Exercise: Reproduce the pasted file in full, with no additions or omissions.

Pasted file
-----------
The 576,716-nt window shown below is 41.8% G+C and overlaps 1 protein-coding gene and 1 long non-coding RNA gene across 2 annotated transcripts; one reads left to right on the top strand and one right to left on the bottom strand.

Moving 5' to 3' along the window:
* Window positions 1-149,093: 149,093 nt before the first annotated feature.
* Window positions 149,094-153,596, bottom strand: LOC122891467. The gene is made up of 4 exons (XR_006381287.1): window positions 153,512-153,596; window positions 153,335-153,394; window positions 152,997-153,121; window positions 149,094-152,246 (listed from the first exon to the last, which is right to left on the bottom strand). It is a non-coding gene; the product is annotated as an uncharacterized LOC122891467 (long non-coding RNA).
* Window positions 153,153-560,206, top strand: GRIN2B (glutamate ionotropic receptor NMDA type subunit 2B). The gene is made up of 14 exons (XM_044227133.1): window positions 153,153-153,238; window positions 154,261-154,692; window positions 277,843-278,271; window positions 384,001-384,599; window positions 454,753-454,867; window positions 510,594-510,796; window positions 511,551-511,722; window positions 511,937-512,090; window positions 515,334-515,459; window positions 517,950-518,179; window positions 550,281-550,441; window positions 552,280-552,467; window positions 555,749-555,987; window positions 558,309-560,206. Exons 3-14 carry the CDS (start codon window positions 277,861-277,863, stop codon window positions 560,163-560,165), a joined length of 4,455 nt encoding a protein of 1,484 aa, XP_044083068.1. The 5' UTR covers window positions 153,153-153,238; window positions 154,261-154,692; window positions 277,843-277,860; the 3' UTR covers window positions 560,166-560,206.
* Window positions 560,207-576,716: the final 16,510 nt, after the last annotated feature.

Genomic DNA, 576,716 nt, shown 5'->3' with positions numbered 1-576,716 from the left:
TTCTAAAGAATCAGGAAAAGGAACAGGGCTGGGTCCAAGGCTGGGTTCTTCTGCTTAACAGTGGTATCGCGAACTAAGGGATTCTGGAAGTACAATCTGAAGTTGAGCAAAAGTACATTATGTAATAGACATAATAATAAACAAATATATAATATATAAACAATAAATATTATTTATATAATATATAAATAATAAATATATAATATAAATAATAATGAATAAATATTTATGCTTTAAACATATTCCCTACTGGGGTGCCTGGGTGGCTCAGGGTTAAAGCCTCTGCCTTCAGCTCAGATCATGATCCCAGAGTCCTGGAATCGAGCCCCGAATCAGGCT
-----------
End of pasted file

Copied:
The 576,716-nt window shown below is 41.8% G+C and overlaps 1 protein-coding gene and 1 long non-coding RNA gene across 2 annotated transcripts; one reads left to right on the top strand and one right to left on the bottom strand.

Moving 5' to 3' along the window:
* Window positions 1-149,093: 149,093 nt before the first annotated feature.
* Window positions 149,094-153,596, bottom strand: LOC122891467. The gene is made up of 4 exons (XR_006381287.1): window positions 153,512-153,596; window positions 153,335-153,394; window positions 152,997-153,121; window positions 149,094-152,246 (listed from the first exon to the last, which is right to left on the bottom strand). It is a non-coding gene; the product is annotated as an uncharacterized LOC122891467 (long non-coding RNA).
* Window positions 153,153-560,206, top strand: GRIN2B (glutamate ionotropic receptor NMDA type subunit 2B). The gene is made up of 14 exons (XM_044227133.1): window positions 153,153-153,238; window positions 154,261-154,692; window positions 277,843-278,271; window positions 384,001-384,599; window positions 454,753-454,867; window positions 510,594-510,796; window positions 511,551-511,722; window positions 511,937-512,090; window positions 515,334-515,459; window positions 517,950-518,179; window positions 550,281-550,441; window positions 552,280-552,467; window positions 555,749-555,987; window positions 558,309-560,206. Exons 3-14 carry the CDS (start codon window positions 277,861-277,863, stop codon window positions 560,163-560,165), a joined length of 4,455 nt encoding a protein of 1,484 aa, XP_044083068.1. The 5' UTR covers window positions 153,153-153,238; window positions 154,261-154,692; window positions 277,843-277,860; the 3' UTR covers window positions 560,166-560,206.
* Window positions 560,207-576,716: the final 16,510 nt, after the last annotated feature.

Genomic DNA, 576,716 nt, shown 5'->3' with positions numbered 1-576,716 from the left:
TTCTAAAGAATCAGGAAAAGGAACAGGGCTGGGTCCAAGGCTGGGTTCTTCTGCTTAACAGTGGTATCGCGAACTAAGGGATTCTGGAAGTACAATCTGAAGTTGAGCAAAAGTACATTATGTAATAGACATAATAATAAACAAATATATAATATATAAACAATAAATATTATTTATATAATATATAAATAATAAATATATAATATAAATAATAATGAATAAATATTTATGCTTTAAACATATTCCCTACTGGGGTGCCTGGGTGGCTCAGGGTTAAAGCCTCTGCCTTCAGCTCAGATCATGATCCCAGAGTCCTGGAATCGAGCCCCGAATCAGGCT